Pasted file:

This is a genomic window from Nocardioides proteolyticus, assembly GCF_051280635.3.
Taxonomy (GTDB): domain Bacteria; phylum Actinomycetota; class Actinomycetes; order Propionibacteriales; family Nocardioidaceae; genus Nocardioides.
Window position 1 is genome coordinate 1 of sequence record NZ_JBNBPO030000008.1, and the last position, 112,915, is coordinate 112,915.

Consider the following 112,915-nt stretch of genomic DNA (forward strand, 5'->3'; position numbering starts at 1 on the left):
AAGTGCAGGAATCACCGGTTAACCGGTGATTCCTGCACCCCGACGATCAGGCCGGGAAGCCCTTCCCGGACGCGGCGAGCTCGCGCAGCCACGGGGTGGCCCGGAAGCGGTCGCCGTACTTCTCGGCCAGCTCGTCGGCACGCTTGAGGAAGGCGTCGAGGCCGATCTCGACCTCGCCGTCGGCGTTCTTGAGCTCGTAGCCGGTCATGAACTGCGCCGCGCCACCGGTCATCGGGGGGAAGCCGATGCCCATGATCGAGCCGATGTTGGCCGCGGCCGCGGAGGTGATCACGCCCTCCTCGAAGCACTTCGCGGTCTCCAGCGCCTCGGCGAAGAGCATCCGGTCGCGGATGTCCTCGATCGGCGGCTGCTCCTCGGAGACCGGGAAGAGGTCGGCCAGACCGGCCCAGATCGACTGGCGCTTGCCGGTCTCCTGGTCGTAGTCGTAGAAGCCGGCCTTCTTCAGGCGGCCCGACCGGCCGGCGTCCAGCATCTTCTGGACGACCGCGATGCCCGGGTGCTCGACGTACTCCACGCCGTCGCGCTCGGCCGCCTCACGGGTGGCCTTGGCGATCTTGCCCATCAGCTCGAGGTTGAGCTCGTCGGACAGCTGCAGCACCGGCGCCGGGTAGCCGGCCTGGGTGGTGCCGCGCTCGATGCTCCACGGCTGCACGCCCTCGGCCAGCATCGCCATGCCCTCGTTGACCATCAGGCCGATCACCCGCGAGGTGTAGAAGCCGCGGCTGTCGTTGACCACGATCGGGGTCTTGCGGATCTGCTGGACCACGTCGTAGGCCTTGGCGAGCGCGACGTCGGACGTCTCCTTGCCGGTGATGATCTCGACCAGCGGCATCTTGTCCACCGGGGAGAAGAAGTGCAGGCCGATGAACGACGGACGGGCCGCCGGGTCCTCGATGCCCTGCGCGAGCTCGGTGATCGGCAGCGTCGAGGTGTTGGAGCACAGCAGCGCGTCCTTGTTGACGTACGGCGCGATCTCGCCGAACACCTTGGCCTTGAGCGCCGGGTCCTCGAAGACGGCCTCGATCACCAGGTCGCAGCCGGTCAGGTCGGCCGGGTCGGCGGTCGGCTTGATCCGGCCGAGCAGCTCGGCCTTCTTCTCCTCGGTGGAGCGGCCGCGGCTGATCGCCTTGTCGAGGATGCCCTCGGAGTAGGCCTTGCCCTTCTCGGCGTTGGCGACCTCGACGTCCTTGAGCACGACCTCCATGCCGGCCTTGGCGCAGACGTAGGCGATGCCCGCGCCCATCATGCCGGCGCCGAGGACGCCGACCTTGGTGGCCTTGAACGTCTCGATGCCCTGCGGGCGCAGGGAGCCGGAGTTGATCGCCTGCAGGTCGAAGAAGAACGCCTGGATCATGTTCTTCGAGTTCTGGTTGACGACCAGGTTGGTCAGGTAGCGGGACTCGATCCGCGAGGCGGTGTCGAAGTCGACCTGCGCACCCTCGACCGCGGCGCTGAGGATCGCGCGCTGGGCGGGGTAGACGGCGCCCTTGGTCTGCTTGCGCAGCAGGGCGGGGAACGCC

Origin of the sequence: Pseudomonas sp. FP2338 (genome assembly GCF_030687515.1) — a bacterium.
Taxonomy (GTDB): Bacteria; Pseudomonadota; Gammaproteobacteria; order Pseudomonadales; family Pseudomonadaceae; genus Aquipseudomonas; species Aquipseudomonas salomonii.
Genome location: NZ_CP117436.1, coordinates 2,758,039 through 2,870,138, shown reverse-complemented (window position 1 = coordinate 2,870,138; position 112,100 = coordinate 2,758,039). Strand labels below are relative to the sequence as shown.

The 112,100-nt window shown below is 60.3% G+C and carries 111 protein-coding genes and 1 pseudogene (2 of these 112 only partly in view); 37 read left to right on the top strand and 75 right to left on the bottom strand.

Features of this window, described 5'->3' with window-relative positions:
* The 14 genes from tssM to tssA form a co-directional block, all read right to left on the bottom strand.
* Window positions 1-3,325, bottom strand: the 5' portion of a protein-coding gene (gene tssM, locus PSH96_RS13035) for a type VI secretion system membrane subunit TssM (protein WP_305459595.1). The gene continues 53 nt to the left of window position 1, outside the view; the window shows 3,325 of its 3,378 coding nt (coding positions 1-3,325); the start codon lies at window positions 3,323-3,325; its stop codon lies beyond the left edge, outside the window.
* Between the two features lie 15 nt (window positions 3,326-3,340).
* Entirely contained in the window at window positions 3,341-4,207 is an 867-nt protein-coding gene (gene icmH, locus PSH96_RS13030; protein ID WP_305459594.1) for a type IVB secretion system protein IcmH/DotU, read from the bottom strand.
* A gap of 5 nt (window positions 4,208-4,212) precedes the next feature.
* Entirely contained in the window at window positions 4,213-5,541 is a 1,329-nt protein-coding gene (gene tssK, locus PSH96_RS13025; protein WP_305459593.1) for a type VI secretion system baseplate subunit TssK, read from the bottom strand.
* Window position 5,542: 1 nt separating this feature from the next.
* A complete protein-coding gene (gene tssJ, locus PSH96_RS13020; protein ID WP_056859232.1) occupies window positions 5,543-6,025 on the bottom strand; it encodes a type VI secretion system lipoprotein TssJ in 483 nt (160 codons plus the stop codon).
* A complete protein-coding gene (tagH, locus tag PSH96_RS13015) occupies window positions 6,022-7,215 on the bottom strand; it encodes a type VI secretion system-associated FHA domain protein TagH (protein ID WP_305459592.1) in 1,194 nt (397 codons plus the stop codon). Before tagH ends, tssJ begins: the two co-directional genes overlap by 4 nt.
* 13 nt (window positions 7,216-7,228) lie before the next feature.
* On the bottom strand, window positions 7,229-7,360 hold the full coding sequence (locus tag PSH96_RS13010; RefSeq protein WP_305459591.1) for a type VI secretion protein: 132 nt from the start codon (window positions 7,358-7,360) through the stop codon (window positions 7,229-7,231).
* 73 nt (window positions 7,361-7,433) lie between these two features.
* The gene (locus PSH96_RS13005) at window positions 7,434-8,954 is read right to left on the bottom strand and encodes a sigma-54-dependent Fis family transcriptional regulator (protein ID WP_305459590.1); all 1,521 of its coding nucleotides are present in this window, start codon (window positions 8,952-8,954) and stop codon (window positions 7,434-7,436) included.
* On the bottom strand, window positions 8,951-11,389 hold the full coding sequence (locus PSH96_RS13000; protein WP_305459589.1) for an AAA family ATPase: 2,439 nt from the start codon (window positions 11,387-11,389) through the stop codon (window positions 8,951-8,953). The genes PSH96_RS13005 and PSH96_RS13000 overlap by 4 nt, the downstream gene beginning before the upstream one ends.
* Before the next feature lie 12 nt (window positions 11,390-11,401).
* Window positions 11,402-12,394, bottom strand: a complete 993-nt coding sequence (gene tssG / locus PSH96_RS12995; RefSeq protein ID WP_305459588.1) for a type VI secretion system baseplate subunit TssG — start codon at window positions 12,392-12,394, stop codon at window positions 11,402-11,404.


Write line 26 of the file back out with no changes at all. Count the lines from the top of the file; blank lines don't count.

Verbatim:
* Window positions 11,402-12,394, bottom strand: a complete 993-nt coding sequence (gene tssG / locus PSH96_RS12995; RefSeq protein ID WP_305459588.1) for a type VI secretion system baseplate subunit TssG — start codon at window positions 12,392-12,394, stop codon at window positions 11,402-11,404.